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Article
January 1994

A Search for Persistent Measles, Mumps, and Rubella Vaccine Virus in Children With Human Immunodeficiency Virus Type 1 Infection

Author Affiliations

From the Division of Infectious Diseases, Department of Pediatrics, UCLA, Los Angeles, Calif. Dr Frenkel is now with the Division of Infectious Diseases, Department of Pediatrics, University of Rochester (NY) Medical Center.

Arch Pediatr Adolesc Med. 1994;148(1):57-60. doi:10.1001/archpedi.1994.02170010059012
Abstract

Objective:  To determine whether live measles, mumps, and rubella vaccine viruses persist after immunization of immunocompromised children with human immunodeficiency virus type 1 infection.

Methods:  Ten children with symptomatic human immunodeficiency virus type 1 infection who received measles, mumps, and rubella immunizations were studied. Peripheral blood mononuclear cells, polymorphonuclear leukocytes, and plasma were cocultivated with primary African green monkey kidney tissue culture cells for detection of measles, mumps, and rubella viruses. Antibody to measles and mumps was determined by indirect fluorescent antibody and rubella was determined by enzyme-linked immunosorbent assay. Children seronegative to measles were revaccinated.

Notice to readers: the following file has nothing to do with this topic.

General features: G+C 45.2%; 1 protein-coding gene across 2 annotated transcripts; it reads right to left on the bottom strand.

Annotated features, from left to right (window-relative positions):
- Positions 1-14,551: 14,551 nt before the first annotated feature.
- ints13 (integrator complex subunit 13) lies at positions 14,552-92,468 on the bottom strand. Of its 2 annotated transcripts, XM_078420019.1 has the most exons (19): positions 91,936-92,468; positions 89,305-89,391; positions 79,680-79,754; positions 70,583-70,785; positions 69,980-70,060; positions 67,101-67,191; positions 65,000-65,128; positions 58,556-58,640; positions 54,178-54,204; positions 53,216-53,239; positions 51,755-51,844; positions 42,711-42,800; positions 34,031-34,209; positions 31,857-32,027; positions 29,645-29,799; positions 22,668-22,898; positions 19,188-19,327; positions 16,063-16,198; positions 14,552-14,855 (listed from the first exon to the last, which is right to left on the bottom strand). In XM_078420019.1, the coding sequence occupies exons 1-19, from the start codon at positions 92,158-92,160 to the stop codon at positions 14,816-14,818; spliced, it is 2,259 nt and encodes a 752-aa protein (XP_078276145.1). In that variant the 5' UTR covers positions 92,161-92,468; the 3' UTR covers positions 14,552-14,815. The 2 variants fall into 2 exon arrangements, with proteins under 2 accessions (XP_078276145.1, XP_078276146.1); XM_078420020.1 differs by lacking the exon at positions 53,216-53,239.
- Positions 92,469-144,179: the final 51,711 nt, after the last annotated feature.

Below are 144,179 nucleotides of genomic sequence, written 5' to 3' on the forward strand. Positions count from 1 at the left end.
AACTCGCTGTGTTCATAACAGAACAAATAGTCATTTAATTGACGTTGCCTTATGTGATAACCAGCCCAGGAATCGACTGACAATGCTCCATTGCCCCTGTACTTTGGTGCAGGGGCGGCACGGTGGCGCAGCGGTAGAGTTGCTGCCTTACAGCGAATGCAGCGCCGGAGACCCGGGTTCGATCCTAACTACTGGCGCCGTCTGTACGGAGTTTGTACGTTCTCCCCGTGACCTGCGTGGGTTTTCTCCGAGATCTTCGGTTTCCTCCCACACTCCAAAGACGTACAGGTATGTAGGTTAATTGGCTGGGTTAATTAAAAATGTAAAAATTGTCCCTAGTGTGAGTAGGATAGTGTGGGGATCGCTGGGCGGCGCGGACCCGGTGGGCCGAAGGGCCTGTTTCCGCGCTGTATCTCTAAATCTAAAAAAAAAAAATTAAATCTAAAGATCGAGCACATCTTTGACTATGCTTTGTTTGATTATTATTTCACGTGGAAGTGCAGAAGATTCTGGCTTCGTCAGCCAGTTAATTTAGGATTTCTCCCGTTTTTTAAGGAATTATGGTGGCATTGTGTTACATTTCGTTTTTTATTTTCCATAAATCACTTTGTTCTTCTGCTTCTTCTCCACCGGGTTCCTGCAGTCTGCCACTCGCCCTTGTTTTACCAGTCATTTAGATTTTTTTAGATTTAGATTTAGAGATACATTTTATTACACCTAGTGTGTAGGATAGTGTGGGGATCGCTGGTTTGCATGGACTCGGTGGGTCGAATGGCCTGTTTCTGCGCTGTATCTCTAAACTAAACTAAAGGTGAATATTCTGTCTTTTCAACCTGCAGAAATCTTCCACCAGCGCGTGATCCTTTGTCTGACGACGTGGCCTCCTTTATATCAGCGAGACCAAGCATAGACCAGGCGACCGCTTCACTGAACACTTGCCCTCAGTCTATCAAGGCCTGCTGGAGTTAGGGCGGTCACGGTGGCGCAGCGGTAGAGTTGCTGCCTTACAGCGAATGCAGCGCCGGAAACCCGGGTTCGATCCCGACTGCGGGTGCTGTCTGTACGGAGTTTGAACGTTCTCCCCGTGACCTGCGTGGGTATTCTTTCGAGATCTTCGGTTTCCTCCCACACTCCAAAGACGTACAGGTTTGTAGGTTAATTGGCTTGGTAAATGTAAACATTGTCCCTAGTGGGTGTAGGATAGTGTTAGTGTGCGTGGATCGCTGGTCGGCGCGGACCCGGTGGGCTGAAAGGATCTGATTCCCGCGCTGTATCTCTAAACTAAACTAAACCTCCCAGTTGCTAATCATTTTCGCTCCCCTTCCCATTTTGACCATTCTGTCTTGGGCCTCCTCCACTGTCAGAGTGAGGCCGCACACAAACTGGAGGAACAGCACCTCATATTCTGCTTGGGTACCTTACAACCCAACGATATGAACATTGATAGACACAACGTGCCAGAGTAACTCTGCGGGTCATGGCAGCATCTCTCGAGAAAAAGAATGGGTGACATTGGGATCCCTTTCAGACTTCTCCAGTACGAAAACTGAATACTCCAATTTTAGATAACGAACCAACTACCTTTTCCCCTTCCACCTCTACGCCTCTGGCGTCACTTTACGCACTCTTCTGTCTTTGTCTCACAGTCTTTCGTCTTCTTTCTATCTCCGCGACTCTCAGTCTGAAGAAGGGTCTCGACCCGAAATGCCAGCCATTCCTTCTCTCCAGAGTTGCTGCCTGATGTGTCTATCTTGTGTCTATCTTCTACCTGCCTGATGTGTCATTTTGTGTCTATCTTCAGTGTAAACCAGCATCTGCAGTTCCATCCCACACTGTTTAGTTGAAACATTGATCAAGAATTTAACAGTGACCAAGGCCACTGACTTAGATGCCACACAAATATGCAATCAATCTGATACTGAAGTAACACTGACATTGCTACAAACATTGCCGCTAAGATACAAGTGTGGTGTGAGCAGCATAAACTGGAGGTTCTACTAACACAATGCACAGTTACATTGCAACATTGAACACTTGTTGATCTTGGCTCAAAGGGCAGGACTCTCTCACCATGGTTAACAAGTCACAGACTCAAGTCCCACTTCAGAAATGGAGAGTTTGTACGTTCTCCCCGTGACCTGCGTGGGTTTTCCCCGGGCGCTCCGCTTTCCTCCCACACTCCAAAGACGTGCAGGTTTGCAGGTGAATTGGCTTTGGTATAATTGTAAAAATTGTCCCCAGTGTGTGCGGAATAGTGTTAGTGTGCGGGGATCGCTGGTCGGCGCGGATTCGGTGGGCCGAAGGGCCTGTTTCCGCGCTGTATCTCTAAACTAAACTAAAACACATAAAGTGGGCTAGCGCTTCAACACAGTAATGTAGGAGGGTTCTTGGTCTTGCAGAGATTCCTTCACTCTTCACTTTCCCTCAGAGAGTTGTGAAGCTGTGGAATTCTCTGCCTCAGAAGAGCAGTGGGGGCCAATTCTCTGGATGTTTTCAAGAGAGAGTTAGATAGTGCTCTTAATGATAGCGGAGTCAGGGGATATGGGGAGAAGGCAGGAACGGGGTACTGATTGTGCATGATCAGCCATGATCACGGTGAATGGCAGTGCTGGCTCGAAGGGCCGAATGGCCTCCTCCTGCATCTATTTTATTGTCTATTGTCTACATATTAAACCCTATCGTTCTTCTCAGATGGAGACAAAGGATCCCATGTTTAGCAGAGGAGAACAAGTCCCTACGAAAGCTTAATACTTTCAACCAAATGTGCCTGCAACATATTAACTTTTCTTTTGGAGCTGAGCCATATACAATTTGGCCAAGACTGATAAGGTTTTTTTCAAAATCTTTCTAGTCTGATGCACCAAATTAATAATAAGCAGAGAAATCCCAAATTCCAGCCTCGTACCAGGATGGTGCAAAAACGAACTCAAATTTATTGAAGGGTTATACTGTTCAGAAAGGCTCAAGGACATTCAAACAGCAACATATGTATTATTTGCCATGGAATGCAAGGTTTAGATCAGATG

Results:  Neither measles, mumps, nor rubella virus was recovered from peripheral blood mononuclear cells, polymorphonuclear leukocytes, or plasma in these children. No child experienced symptoms thought to be related to the vaccines. Humoral immunity after one or two immunizations was detected in 33% of the children. After vaccination, two of 10 children had IgG to measles; four of 10, to mumps; and four of 10, to rubella.

Conclusions:  In spite of an impaired humoral immune response, persistent viremia or infection did not occur after immunization with attenuated measles, mumps, and rubella vaccine viruses. These findings suggest that immunologic response to these viruses was sufficient to prevent persistent infection in these children immunocompromised by human immunodeficiency virus type 1 infection.(Arch Pediatr Adolesc Med. 1994;148:57-60)

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